Saturday, September 13, 2008

A Thought on Community

Today, I went to an introductory workshop on Centering Prayer.

Odd, I know, for someone who has been centering for nearly two years and has been to two week-long centering prayer retreats, but I went, and I found unexpected depth of silent beauty.

It's rather a long story, but I wasn't in Lakeland long enough to be a part of this community before it became geographically scattered, so I long hoped for a centering prayer group in my area. One began in February of '07, but went on a rather extended sabbatical that is just now ending.

And this introductory workshop is its new beginning. I went to the workshop because I wanted to support my mom and sister, who were attending for the first time, and to be with the facilitator, who was facilitating on his own for the first time, I believe.

The twist came when this facilitator shared with us, in the course of the workshop, about how he had lost two of his children in the past year, one of whom had died just this past week. His humility, his love, his gentleness in opening himself to us truly affected the atmosphere of the workshop. There was a depth, a strength in our silence at the first centering prayer "practice" that I have rarely felt in a centering session, even among those most experienced in the practice.

Our workshop was an introduction to centering prayer in its deepest sense--an invitation to Fr. Keating's words, an invitation to love.

--Sarah Price


RC said...

Sarah, it's great to hear about the workshop and the presence and work of the Spirit there. Thank you for investing in sharing about it. Truly God is drawing us deeper into the Spirit and into relationship with one another. Your sharing strengthens and stabilizes me in this walk. I'm very grateful--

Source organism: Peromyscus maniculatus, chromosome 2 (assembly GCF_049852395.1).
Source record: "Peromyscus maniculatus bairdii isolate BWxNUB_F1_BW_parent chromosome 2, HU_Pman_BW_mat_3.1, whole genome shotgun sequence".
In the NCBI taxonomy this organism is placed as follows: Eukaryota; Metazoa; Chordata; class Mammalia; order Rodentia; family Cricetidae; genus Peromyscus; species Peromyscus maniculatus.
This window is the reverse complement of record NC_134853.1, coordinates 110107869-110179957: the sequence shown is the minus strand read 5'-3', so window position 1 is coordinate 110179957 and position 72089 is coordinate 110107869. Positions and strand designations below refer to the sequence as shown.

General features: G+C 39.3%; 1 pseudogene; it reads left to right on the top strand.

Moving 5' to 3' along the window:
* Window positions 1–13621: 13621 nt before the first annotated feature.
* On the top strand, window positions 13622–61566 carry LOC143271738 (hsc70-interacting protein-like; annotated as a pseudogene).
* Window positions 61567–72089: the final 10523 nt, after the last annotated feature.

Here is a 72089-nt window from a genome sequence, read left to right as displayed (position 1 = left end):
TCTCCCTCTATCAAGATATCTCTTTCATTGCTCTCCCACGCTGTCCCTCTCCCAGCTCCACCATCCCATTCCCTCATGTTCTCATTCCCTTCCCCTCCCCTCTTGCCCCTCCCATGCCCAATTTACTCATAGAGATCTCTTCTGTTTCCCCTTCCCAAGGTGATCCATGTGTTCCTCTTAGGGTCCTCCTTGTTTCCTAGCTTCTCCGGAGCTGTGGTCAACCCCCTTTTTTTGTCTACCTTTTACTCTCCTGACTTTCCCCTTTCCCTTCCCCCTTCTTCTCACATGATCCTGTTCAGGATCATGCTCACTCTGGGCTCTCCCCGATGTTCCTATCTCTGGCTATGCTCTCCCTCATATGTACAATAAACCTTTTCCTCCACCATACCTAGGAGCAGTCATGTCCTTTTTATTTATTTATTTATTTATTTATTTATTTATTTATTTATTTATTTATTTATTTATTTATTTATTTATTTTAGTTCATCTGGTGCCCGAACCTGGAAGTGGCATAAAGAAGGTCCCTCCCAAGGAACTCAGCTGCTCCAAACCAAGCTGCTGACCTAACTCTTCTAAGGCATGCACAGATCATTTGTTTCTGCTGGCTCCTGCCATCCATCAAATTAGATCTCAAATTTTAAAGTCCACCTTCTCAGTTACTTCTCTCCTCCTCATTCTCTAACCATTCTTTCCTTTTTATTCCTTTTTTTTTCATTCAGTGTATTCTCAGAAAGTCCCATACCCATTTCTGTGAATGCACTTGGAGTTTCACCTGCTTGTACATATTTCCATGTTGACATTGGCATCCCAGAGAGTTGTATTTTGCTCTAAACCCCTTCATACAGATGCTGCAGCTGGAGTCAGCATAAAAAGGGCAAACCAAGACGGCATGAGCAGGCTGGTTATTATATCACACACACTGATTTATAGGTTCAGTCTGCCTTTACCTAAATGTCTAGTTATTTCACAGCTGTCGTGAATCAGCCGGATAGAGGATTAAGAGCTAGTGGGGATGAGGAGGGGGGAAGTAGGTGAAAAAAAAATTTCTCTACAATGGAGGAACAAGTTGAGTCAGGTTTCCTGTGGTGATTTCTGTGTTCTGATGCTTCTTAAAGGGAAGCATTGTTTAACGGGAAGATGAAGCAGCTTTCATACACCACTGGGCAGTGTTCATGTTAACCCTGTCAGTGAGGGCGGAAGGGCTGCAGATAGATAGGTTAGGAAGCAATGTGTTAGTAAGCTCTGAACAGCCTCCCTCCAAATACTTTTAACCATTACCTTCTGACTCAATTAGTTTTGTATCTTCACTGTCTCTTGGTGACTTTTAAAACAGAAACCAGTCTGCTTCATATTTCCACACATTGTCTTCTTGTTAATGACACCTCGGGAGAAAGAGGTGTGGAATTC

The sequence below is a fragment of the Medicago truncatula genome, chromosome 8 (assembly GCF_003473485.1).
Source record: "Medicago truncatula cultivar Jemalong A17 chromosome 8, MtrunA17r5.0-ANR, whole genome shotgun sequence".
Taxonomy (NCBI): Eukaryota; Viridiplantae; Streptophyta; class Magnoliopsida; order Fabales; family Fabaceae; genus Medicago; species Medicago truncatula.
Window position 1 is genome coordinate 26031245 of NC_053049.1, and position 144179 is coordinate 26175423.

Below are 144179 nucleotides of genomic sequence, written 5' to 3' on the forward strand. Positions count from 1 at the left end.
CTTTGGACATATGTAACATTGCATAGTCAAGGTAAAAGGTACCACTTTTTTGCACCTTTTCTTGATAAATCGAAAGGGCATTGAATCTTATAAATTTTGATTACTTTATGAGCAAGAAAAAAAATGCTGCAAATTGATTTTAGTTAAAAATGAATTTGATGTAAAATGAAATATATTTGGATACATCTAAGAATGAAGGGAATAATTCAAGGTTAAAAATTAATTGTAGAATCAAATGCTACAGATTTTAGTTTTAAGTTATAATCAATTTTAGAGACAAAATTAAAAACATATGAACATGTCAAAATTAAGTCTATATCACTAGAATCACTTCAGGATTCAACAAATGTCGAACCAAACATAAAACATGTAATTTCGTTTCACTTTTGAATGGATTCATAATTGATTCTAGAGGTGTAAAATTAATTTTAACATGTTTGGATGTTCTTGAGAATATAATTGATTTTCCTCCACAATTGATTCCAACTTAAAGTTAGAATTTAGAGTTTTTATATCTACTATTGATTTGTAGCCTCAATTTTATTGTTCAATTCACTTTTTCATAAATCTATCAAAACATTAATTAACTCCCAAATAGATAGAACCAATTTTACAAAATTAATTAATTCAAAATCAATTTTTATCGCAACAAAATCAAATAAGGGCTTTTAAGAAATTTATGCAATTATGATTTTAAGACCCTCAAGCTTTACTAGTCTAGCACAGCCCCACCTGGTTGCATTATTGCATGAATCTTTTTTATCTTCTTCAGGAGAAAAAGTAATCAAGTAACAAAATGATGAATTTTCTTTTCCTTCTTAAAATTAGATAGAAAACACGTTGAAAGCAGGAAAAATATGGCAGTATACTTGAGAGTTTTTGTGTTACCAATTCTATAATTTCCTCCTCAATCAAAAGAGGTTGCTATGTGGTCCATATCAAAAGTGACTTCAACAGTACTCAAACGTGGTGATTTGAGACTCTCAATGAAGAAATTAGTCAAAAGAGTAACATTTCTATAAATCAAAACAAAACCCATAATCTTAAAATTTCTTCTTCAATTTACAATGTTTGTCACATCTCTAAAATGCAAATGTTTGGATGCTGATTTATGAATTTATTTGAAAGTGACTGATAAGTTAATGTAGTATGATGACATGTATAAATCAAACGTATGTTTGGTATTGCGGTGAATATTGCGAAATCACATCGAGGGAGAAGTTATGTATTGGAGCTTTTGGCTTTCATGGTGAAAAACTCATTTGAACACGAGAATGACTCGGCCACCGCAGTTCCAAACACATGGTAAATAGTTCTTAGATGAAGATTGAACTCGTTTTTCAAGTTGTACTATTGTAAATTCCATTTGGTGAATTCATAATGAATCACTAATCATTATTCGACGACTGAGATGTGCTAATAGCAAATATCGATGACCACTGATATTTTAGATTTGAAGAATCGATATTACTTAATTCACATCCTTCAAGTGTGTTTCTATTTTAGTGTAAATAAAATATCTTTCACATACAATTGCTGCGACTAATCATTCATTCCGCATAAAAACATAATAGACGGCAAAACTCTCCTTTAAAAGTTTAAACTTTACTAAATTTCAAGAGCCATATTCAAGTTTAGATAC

living stones said...

Sarah, I'm glad you were a part of the workshop as a support and as a blessed participant. It really does sound like "his [Gus's] humility, his love, his gentleness in opening himself" created a wonderful space for God's presence and action. We believe this, of course, but it is a real encouragement to have you be able to tell us about it. Maybe because I was beside you in the two retreats you mentioned, I was listening in a special way. Thank you for this sharing. Blessings--

living stones said...

Sarah, it is interesting that two posts in a row, yours and your mom's, bring death into the conversation. What Daniel commented to you mom's post about the "the pain of the world" applies to your post too. Reflecting on the stories that our community has shared, it seems to me that pain and "death" (in the many meanings of that term) are among the things that lead (drive) people to the contemplative life. The contemplative life is based on mystery and wonder, on living out questions: non-contemplative lives are often based on answers or on ignoring the questions, at any rate. The problem is that answers (too hard, too sure, or too fast) don't really answer the unanswerable realities of pain and suffering. I wrote an essay this summer called "Darkness, Questions, Poetry, and Spiritual Hope." It stems from the resources that this community (including you with this post) shares. Thanks for your sharing. --Paul

Blog Archive